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September 15, 2013

US Navy conducts AAR trials to enhance UCAS-D performance

The US Navy and Northrop Grumman have completed another phase of autonomous aerial refuelling (AAR) test, intended to significantly increase the endurance and range of the X-47B unmanned combat air system demonstrator (UCAS-D).

X-47B Unmanned Combat Air System

The US Navy and Northrop Grumman have completed another phase of autonomous aerial refuelling (AAR) test, intended to significantly increase the endurance and range of the X-47B unmanned combat air system demonstrator (UCAS-D).

During the test, being conducted in Niagara Falls, New York, US, a Calspan-built Learjet equipped with navigation and vision processor software from the X-47B unmanned combat air system (UCAS) demonstrator aircraft assisted the AAR test flight.

As a surrogate aircraft, the Learjet conducted a series of autonomous flights, behind an Omega K-707 aerial refuelling tanker, fitted with a refuelling interface system and tanker operator station.

The navy’s unmanned combat air system programme manager, Captain Jaime Engdahl, said the AAR trials aim to demonstrate technologies, representative systems and procedures that allow the unmanned systems to safely approach and manoeuvre around tanker aircraft.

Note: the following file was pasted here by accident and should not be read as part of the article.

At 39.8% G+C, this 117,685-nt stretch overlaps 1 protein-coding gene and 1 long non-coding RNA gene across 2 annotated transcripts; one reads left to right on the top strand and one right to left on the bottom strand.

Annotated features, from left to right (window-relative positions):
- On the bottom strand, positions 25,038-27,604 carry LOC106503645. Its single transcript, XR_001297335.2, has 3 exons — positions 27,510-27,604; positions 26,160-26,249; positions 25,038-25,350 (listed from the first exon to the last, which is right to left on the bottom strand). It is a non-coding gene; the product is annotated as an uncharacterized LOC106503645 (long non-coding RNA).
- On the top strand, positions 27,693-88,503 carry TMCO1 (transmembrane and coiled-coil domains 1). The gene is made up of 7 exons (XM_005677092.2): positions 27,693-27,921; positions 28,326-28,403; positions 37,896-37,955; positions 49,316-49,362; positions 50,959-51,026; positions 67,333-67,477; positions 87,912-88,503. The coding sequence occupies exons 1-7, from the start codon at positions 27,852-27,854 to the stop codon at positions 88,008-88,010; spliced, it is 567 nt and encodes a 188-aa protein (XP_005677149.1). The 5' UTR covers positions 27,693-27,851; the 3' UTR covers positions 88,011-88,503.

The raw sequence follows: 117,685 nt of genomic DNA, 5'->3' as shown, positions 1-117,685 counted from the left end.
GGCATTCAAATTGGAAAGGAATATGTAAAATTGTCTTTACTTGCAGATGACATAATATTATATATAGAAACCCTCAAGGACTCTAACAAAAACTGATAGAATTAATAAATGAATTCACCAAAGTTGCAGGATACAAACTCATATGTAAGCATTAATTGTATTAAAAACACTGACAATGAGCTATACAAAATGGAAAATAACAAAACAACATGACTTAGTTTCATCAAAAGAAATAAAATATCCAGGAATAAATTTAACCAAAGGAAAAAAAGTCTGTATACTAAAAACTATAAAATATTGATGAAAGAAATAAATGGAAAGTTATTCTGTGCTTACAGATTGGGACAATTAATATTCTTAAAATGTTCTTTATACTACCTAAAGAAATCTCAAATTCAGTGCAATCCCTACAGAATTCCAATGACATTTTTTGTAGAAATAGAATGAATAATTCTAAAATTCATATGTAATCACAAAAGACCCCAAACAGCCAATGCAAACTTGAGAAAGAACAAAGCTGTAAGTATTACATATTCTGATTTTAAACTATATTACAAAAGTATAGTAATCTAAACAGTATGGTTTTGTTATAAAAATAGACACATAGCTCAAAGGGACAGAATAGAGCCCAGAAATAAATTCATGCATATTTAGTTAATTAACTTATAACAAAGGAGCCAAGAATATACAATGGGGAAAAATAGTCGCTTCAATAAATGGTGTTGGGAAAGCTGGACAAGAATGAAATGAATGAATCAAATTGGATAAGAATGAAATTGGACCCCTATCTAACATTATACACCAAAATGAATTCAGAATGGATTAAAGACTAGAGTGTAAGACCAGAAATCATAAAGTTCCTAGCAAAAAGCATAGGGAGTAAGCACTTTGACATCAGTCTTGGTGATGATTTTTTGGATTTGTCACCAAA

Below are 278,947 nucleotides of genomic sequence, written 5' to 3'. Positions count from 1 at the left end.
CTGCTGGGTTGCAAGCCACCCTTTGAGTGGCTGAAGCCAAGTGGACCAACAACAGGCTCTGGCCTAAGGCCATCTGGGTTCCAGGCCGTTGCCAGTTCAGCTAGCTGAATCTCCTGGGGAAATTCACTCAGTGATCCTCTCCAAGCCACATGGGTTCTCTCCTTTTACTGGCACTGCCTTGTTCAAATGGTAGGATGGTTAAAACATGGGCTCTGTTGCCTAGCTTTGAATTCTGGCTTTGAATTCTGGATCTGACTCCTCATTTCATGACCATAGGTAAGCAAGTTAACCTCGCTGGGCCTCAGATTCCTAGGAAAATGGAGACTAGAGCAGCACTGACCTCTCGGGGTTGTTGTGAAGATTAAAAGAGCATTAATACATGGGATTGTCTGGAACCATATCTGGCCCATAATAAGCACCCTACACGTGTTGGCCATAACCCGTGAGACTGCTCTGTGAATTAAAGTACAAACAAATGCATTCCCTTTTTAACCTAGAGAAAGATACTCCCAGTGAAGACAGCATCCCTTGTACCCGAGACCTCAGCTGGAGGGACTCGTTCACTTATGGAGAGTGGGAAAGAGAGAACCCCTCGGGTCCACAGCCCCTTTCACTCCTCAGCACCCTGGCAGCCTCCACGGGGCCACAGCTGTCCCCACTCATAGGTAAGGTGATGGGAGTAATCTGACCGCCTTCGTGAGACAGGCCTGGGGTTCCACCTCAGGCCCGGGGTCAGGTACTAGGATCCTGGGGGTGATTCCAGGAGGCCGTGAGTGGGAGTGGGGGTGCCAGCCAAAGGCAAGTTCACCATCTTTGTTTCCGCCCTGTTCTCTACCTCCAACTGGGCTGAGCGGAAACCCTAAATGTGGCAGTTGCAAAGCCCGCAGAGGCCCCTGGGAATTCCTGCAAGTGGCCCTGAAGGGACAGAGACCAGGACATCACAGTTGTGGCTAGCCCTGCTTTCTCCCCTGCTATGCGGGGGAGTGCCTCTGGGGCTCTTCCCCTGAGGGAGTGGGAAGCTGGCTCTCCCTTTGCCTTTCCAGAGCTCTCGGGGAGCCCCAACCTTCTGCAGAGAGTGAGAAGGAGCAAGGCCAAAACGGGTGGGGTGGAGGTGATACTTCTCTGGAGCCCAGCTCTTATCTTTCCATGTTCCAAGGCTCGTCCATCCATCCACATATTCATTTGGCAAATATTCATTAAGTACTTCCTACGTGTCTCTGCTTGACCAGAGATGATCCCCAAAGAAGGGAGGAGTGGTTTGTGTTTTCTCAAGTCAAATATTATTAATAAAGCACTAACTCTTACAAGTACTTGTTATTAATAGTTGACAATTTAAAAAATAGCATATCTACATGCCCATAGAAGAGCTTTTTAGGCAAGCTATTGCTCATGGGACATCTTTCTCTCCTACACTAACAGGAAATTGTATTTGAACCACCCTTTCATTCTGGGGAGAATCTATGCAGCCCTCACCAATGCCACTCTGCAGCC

"Demonstrating AAR technologies and standard refueling procedures is the next logical step for our demonstration programme," Engdahl said.

"Demonstrating AAR technologies and standard refueling procedures is the next logical step for our demonstration programme."

The team is applying both navy and air force style refuelling techniques as well as demonstrating that the same systems architecture extends the autonomous systems distributed control concept from the aircraft carrier to the airborne refuelling environment, according to Engdahl.

The trials have been designed to assess the final X-47B AAR systems functionality and navigation performance as well as validate the government tanker refuelling interface systems.

"By demonstrating that we can add an automated aerial refueling capability to unmanned or optionally manned aircraft, we can significantly increase their range, persistence and flexibility," Engdahl continued.

The US Navy is planning to resume aerial refuelling testing using a completely autonomous setup, later this year.


Image: US Navy’s X-47B aircraft aboard a aircraft carrier. Photo: courtesy of US Navy.

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